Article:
Plenty partners with UES professors and students to help families living in severe poverty  improve their health, food security, and employment opportunities. With UES School of Agronomy, non-gmo soybean variety trials are taking place to make seeds available to farming families.

Disaster Relief & Recovery

Current Activities and past efforts

Plenty was founded in 1974 to channel aid and support to families and communities affected by natural disasters, and we have provided disaster relief in many countries, both in the U.S. and abroad since then.

Current Activities 

  • Planning by the Nepal team headed by John Vavruska is underway for further work in the village of Chupar, Nepal, including expansion of the new school constructed by the project in 2016 with local labor. 
  • Six portable solar powered high-volume community water filtering units will be on their way to Puerto Rico in mid-June through the work of AidElevated.org, a new Plenty partner.

 

 Plenty’s Relief and Recovery efforts – a chronological summary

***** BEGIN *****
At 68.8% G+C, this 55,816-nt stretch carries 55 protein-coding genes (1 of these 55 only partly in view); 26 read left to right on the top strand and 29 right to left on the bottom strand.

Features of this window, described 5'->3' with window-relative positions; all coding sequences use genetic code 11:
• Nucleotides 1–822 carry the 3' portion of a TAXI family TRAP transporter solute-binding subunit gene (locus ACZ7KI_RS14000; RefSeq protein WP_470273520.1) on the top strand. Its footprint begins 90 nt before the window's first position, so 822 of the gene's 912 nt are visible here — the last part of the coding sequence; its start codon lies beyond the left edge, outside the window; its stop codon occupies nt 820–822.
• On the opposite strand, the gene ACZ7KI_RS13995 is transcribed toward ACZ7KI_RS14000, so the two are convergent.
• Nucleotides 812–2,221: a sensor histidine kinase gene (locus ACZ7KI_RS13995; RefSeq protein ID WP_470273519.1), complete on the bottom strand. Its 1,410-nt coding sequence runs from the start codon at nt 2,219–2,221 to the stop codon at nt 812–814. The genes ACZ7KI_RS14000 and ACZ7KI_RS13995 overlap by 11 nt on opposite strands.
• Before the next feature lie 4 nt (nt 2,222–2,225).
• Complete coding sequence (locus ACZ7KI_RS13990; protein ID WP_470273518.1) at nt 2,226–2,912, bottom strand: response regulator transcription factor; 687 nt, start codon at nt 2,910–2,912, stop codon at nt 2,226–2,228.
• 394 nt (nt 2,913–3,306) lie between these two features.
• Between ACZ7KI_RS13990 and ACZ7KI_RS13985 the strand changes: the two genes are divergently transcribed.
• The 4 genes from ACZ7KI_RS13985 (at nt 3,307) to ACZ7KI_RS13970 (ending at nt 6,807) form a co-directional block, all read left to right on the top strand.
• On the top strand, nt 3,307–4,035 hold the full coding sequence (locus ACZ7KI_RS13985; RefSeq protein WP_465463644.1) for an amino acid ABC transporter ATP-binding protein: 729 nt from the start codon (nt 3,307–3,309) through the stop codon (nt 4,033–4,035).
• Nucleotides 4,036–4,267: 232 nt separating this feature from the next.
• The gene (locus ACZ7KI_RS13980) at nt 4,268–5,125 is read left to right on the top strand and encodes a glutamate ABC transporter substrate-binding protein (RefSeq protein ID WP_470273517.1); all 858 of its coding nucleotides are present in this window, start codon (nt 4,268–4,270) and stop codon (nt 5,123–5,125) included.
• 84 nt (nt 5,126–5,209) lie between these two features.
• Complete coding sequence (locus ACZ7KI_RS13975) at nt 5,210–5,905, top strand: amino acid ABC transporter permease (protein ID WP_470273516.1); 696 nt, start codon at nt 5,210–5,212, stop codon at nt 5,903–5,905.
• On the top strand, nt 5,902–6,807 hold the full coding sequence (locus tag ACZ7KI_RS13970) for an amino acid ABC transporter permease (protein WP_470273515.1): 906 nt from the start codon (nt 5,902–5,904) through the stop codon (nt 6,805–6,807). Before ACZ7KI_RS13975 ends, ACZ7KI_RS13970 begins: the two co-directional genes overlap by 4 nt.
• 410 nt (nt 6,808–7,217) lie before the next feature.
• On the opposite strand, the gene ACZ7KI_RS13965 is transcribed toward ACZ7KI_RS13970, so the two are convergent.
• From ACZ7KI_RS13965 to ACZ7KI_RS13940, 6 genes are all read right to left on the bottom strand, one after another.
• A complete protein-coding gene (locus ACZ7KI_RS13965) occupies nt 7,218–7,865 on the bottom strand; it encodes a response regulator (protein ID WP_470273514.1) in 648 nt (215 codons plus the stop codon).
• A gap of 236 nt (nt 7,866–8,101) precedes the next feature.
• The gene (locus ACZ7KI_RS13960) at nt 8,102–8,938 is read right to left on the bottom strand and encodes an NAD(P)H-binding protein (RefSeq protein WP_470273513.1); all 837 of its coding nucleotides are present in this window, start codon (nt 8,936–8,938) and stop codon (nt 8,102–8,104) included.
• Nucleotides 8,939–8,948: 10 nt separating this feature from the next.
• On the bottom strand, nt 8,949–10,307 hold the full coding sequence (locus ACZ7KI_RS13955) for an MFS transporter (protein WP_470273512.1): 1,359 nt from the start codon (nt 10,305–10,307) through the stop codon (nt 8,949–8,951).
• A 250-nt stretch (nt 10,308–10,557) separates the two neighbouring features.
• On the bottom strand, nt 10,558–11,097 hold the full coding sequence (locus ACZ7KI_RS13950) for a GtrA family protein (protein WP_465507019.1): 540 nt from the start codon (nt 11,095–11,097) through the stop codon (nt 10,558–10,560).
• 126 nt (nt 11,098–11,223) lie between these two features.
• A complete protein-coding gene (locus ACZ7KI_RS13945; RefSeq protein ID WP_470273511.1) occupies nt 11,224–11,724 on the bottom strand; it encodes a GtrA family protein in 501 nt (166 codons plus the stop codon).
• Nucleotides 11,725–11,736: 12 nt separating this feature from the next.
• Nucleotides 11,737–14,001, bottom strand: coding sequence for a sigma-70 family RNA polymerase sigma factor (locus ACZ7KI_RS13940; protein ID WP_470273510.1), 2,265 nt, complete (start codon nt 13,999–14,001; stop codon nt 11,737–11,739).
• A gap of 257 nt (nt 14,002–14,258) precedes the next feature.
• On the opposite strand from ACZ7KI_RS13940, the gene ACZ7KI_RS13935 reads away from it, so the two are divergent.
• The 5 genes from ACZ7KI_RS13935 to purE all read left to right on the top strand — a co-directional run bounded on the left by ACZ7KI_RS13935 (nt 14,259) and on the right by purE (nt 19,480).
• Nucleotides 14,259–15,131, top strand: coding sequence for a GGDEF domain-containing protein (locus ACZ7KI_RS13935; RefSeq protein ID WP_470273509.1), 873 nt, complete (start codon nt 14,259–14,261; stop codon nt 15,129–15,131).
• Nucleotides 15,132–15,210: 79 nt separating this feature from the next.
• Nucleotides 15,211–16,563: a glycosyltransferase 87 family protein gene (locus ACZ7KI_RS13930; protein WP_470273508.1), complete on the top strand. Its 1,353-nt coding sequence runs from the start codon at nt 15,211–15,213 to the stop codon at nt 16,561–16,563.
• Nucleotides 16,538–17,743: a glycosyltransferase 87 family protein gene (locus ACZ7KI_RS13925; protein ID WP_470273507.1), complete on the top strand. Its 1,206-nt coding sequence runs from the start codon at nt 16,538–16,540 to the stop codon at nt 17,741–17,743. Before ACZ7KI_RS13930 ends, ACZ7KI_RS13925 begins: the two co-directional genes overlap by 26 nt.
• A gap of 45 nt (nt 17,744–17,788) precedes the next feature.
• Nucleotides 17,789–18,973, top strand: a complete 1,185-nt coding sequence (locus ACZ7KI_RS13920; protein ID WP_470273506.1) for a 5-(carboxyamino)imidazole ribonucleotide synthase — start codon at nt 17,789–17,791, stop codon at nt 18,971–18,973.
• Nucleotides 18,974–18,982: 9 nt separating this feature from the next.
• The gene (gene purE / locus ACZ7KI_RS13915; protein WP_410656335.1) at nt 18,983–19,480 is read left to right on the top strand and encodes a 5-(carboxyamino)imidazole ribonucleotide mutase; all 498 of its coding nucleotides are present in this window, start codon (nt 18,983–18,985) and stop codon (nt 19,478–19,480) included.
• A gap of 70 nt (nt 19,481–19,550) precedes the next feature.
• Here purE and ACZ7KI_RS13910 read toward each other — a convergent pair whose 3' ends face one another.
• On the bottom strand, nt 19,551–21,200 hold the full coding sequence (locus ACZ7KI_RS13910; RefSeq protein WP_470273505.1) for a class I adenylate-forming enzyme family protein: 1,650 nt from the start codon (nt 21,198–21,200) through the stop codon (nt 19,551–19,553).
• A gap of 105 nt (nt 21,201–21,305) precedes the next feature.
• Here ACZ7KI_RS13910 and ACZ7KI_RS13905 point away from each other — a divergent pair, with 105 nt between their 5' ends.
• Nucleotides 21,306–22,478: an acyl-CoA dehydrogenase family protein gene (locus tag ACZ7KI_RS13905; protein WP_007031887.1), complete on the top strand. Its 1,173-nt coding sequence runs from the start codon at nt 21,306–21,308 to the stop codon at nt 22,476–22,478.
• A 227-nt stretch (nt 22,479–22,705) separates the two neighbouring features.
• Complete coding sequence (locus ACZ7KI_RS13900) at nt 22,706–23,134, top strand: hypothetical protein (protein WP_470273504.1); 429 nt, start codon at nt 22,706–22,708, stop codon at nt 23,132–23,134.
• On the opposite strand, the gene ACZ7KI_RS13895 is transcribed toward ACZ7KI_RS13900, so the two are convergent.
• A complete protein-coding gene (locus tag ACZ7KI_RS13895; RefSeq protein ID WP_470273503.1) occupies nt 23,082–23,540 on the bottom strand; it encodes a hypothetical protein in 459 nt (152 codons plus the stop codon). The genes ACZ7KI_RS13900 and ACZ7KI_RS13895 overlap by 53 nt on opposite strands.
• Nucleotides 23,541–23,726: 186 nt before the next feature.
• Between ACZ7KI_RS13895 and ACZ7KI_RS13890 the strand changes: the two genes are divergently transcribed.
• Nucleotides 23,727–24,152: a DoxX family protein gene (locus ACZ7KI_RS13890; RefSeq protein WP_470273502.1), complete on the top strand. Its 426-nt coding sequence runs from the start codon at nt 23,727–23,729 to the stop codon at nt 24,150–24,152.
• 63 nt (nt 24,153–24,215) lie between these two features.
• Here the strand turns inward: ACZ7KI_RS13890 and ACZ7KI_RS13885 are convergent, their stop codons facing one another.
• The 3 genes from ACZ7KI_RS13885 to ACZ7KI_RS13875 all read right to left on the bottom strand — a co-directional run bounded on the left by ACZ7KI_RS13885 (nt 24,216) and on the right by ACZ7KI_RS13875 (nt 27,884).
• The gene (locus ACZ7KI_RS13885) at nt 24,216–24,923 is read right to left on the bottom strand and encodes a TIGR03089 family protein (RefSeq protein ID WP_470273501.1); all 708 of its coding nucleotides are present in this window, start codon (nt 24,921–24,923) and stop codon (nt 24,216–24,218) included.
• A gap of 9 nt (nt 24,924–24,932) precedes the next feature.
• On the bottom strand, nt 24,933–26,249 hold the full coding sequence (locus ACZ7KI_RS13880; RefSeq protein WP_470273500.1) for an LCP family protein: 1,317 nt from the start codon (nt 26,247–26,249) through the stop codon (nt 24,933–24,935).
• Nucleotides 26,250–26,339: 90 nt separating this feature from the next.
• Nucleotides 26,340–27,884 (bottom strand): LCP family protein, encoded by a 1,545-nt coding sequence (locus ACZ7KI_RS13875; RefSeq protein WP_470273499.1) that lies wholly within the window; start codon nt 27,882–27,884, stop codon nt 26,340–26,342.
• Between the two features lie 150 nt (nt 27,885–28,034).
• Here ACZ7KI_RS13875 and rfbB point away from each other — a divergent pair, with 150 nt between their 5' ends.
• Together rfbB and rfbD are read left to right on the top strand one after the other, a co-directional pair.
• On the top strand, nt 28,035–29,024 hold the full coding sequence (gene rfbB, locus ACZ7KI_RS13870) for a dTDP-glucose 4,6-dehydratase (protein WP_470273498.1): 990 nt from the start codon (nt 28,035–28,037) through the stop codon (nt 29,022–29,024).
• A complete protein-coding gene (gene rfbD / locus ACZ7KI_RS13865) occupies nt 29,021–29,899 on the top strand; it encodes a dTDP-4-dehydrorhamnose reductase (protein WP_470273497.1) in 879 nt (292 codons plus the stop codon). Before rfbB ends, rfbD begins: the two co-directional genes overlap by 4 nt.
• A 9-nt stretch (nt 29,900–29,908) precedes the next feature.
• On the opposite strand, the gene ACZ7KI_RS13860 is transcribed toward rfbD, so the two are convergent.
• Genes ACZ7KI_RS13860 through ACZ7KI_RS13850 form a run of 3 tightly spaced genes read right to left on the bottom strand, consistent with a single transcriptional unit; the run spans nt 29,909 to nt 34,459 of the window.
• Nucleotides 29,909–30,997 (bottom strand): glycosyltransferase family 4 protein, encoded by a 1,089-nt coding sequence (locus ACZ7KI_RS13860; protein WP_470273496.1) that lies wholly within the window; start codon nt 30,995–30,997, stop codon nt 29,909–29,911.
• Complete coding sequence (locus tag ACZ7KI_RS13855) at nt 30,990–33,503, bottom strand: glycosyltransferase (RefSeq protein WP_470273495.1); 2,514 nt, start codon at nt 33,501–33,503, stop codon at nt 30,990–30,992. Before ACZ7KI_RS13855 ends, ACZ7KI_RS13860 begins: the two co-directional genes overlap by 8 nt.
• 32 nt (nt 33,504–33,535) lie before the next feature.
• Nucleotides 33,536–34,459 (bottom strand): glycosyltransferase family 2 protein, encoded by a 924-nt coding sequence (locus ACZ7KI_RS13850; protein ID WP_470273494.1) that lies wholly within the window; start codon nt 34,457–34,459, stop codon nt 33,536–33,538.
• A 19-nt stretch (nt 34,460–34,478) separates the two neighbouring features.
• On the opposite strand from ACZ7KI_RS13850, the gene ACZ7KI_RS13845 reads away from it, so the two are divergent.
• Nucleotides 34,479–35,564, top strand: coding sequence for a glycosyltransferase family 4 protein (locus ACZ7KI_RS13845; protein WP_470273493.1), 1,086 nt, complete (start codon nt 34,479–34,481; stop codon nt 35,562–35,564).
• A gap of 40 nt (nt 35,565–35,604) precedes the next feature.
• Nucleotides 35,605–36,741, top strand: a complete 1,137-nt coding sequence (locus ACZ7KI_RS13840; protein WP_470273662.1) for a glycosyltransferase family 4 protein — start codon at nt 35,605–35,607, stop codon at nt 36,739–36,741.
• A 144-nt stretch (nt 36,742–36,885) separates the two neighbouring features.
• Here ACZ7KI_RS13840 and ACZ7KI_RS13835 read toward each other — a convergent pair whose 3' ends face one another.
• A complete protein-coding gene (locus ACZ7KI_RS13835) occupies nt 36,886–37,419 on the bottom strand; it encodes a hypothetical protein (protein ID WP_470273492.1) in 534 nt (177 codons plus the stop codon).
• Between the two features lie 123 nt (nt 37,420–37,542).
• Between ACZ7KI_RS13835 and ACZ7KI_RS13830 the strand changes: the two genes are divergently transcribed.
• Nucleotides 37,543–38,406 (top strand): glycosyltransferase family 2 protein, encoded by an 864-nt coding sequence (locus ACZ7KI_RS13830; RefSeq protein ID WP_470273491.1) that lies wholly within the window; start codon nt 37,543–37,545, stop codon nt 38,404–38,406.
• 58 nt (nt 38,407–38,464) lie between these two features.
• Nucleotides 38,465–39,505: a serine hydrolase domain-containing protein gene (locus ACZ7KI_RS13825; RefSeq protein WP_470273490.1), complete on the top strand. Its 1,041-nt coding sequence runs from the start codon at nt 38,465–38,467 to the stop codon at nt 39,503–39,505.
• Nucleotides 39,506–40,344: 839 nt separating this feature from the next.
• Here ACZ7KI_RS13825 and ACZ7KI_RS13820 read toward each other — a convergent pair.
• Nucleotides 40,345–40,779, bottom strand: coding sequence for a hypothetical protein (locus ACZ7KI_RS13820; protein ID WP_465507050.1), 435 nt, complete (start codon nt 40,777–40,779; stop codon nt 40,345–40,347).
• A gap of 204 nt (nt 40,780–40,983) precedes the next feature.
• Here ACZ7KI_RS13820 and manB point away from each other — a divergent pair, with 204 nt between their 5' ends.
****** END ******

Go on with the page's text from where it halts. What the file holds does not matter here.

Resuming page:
Nepal Earthquake Relief (2015)

Plenty began a fiscal sponsorship of two relief and rebuilding projects in Nepal, directed and carried out by skilled and dedicated volunteer staff, which are still in process

Chupar Village

Immediately after the earthquake in April 2015, this relief and rebuilding effort headed by former Peace Corps volunteer in Nepal, John Vavruska, went into gear – providing food and temporary shelters for the people of Chupar. Further efforts in 2016 and 2017 included rebuilding homes and a new school, built with local labor using traditional methods and Gabon banding for earthquake stability. Continued support for this village is being planned in 2018.